The 15 clinic visits were for infectious diseases, general internal medicine, and surgery. Contamination was present only in the patient area after 4 appointments and only in the provider work area after 1 appointment (the provider used the computer after patient contact without prior hand hygiene).
Given that none of the shedding was due to MDR-GNB carriers, the investigators subsequently focused their analysis on factors associated with shedding by the MRSA-colonized patients. The only factor significantly associated with shedding, they found, was a wound positive for MRSA.
On the Rise?
Before last year, hospital-acquired MRSA infections had been in decline since 2010. Then came the COVID-19 pandemic. Investigators who used data from more than 3000 hospitals in the National Healthcare Safety Network (NHSN) to determine the impact of COVID-19 on health care–acquired infections (HAIs) say that, compared with 2019, 2020 saw “large and significant” increases in prevalence for hospital-acquired bacteremia.2 Preliminary data for the last quarter of 2020, for instance, revealed a jump of 34% in MRSA compared with the same quarter in 2019. Several states had much higher increases. In Arizona, for instance, rates leapt 80%; in New Jersey, that figure was 99%.
The investigators attribute some of the rise to the larger number of laboratory-identified events reported during those quarters in 2020. They also considered that the increase in MRSA bacteremia in 2020 might have been a result of inadequate central line insertion and maintenance practices, but preliminary NHSN data showed no substantial changes in 2020 in the proportion of central line bloodstream infections (CLABSIs) caused by S aureus, or in the proportion of S aureus CLABSIs resistant to methicillin.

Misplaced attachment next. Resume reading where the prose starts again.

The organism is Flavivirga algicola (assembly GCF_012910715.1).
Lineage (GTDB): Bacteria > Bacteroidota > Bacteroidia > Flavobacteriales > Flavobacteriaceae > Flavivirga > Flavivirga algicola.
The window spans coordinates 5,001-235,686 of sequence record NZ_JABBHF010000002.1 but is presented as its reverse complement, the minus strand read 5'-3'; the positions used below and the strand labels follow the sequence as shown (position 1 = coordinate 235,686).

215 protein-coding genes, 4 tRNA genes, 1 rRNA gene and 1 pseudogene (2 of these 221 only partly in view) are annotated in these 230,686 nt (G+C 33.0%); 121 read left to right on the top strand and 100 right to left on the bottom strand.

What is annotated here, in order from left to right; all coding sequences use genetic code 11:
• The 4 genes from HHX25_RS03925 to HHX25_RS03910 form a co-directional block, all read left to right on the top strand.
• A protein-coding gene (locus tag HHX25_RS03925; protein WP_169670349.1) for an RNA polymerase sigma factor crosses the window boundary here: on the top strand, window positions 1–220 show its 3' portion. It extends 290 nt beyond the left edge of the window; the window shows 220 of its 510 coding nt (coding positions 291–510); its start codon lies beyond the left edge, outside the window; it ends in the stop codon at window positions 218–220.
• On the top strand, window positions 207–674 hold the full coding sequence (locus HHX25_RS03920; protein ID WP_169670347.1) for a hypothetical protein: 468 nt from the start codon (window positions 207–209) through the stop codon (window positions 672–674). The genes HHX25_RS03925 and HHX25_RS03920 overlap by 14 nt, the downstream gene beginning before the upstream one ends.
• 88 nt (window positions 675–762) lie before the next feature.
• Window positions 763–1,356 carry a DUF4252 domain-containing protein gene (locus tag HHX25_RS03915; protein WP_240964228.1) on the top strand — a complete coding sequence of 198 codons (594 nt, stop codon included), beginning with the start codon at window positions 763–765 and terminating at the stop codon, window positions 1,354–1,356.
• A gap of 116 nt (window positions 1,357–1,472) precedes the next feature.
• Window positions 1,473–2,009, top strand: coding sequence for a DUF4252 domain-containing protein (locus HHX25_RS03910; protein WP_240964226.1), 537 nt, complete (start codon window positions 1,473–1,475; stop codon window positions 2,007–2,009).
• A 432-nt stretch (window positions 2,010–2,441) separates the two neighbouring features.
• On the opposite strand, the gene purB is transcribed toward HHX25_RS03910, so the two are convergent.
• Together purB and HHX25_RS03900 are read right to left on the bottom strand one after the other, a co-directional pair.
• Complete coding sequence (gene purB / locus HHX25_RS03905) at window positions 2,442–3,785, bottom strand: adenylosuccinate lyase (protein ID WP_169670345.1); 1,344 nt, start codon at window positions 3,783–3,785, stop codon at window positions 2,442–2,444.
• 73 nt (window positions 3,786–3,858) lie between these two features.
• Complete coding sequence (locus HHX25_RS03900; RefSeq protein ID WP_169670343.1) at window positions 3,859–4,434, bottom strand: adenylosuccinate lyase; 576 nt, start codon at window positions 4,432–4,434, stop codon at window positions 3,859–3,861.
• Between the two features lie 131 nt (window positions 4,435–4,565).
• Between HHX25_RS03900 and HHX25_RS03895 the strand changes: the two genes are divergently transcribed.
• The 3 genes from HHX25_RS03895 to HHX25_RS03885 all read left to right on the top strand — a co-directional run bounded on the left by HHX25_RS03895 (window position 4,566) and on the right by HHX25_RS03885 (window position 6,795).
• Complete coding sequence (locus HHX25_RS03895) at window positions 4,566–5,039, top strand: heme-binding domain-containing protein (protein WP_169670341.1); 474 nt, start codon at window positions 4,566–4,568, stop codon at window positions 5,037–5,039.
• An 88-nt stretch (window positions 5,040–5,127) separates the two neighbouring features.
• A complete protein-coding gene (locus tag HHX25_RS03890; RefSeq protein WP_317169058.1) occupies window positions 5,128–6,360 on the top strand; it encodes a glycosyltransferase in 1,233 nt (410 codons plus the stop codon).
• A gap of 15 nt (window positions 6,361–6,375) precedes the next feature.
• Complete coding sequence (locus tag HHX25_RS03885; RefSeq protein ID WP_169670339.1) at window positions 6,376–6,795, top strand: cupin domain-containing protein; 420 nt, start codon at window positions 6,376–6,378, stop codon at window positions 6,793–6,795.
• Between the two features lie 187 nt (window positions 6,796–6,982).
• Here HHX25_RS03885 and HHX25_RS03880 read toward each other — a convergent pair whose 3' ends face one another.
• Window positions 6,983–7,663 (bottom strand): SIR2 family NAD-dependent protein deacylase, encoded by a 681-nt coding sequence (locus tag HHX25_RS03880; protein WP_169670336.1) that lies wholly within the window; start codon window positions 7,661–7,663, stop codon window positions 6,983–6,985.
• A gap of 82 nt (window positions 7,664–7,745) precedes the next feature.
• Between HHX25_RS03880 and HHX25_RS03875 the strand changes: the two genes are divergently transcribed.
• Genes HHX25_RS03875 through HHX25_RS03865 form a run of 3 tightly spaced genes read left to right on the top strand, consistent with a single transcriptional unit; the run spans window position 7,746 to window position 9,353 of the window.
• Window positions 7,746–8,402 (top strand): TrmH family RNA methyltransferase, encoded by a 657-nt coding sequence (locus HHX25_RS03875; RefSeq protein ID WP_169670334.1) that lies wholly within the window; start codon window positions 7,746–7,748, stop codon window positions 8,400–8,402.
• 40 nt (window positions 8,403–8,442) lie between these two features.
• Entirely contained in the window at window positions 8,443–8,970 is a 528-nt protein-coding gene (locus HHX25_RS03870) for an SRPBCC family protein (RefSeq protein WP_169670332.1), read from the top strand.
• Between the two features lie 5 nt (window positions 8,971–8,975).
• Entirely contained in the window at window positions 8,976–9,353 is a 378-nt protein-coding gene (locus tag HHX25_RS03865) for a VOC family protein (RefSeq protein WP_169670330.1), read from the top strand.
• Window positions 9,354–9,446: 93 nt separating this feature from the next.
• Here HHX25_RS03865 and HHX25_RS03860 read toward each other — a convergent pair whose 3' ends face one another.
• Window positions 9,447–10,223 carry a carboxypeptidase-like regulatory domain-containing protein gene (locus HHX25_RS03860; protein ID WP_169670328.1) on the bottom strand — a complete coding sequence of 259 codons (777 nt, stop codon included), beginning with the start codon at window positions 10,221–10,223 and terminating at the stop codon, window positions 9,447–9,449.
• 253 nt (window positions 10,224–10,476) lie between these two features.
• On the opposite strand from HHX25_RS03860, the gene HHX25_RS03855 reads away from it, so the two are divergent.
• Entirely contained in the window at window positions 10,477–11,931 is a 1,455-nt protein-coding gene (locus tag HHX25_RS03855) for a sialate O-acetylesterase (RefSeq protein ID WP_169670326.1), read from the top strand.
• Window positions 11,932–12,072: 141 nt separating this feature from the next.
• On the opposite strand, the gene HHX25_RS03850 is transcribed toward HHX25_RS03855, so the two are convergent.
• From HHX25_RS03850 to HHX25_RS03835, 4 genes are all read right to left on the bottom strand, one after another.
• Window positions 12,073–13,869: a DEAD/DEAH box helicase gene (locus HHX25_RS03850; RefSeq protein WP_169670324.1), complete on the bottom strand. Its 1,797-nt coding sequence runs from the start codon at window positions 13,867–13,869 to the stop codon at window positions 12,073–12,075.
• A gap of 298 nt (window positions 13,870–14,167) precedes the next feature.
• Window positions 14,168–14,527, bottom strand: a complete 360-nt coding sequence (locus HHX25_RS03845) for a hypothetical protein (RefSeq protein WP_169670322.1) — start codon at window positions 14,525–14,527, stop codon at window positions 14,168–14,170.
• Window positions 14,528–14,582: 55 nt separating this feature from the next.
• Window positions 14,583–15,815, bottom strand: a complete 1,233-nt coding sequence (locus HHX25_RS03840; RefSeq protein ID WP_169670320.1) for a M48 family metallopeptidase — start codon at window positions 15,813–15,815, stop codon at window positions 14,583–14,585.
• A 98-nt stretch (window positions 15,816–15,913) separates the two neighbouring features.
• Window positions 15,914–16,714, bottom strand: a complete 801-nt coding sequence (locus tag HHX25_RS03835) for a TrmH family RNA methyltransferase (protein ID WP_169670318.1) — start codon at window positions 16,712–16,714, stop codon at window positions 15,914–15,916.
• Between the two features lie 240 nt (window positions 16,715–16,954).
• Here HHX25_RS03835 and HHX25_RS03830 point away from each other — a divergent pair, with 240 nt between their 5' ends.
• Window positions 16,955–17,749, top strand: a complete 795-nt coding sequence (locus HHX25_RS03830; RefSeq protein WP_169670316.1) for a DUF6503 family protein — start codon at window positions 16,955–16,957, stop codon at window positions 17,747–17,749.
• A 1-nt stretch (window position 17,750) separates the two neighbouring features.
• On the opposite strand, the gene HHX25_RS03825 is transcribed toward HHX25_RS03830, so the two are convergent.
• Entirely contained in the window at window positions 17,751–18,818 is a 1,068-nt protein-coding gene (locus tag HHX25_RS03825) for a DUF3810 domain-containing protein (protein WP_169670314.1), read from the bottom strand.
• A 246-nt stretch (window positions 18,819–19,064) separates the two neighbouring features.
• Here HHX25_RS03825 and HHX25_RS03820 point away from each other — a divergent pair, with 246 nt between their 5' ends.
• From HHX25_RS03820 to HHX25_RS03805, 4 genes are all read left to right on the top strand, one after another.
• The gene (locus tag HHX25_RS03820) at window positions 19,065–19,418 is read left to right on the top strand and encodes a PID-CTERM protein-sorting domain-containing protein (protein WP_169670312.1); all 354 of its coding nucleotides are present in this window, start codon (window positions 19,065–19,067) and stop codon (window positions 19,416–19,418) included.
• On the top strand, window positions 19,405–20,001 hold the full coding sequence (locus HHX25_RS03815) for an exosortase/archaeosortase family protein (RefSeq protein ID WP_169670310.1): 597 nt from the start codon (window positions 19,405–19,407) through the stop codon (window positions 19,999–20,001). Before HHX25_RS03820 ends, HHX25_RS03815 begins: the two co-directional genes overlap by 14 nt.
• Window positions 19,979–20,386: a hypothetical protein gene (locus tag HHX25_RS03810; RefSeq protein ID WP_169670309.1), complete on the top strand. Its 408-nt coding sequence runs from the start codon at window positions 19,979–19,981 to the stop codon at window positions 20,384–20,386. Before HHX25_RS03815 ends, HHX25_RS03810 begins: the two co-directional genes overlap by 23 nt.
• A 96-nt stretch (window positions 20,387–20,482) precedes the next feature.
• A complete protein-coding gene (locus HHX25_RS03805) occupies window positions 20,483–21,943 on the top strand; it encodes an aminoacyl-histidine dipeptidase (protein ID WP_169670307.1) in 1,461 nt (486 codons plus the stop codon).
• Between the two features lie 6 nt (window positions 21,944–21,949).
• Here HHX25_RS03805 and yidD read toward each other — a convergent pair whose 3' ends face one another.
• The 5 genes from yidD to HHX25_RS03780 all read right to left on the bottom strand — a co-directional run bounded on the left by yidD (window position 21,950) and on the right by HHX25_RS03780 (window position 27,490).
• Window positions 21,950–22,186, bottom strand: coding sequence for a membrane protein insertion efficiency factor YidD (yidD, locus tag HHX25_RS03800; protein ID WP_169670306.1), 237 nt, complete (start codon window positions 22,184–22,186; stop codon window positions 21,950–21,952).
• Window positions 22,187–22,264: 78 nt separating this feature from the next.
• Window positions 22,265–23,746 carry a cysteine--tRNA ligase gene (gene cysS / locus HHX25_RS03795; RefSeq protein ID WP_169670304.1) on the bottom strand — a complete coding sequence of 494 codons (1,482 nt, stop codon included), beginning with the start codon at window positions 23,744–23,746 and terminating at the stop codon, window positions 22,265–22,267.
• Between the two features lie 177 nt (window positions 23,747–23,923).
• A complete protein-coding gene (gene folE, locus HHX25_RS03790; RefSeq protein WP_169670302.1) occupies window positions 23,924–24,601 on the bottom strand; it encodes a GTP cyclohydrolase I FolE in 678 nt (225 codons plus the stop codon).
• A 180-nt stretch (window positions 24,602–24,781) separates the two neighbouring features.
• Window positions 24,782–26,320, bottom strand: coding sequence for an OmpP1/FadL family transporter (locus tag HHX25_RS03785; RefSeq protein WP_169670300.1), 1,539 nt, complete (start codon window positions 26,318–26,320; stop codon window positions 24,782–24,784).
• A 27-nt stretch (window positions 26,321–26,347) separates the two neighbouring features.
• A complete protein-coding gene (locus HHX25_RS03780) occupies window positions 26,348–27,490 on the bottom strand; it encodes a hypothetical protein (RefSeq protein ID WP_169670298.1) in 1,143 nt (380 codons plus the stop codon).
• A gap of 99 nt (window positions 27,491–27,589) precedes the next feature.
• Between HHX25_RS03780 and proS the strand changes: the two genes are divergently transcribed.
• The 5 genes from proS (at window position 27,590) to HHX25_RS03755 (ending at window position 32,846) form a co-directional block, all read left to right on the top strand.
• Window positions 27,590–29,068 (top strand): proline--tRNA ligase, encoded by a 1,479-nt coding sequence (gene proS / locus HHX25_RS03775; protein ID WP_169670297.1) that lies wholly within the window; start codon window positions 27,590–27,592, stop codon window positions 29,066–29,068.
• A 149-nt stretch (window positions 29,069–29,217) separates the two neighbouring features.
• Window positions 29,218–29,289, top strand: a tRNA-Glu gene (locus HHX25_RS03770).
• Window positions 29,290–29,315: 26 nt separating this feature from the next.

Theirs is the first comprehensive look at the impact of COVID-19 on HAI incidence at the national and state levels, the investigators say. Their data analysis is still preliminary and doesn’t reflect all HAIs in the United States in 2019 and 2020. However, they also point to a meta-study that found more than 25% of all coinfections in COVID-19 patients were related to S aureus, more than half of which were MRSA. Whether some of the MRSA bacteremia events reported to NHSN in 2020 were secondary infections in COVID-19 patients remains unknown, they add.
The increased focus on hand hygiene, environmental cleaning, patient isolation, and use of personal protective equipment during 2020, combined with continued inpatient antimicrobial stewardship programs, could only have been for the good. But these days, with patients, staff, and families still at risk for COVID-19 and its variants, “there’s a need for more attention to the risk for transmission of all kinds of pathogens in outpatient and ancillary care settings,” Donskey says. “In our VA facility, we found that most clusters of COVID-19 with nosocomial transmission occurred in outpatient clinics and ancillary care areas and predominantly involved health care personnel.”3